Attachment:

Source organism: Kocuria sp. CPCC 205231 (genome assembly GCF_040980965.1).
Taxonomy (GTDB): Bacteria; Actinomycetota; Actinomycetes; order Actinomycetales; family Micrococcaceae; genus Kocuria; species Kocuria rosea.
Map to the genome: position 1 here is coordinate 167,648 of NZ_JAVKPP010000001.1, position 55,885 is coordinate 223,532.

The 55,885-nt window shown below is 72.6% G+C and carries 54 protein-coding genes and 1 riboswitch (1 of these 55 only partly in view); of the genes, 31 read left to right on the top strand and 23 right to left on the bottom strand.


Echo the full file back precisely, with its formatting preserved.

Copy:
Source organism: Kocuria sp. CPCC 205231 (genome assembly GCF_040980965.1).
Taxonomy (GTDB): Bacteria; Actinomycetota; Actinomycetes; order Actinomycetales; family Micrococcaceae; genus Kocuria; species Kocuria rosea.
Map to the genome: position 1 here is coordinate 167,648 of NZ_JAVKPP010000001.1, position 55,885 is coordinate 223,532.

The 55,885-nt window shown below is 72.6% G+C and carries 54 protein-coding genes and 1 riboswitch (1 of these 55 only partly in view); of the genes, 31 read left to right on the top strand and 23 right to left on the bottom strand.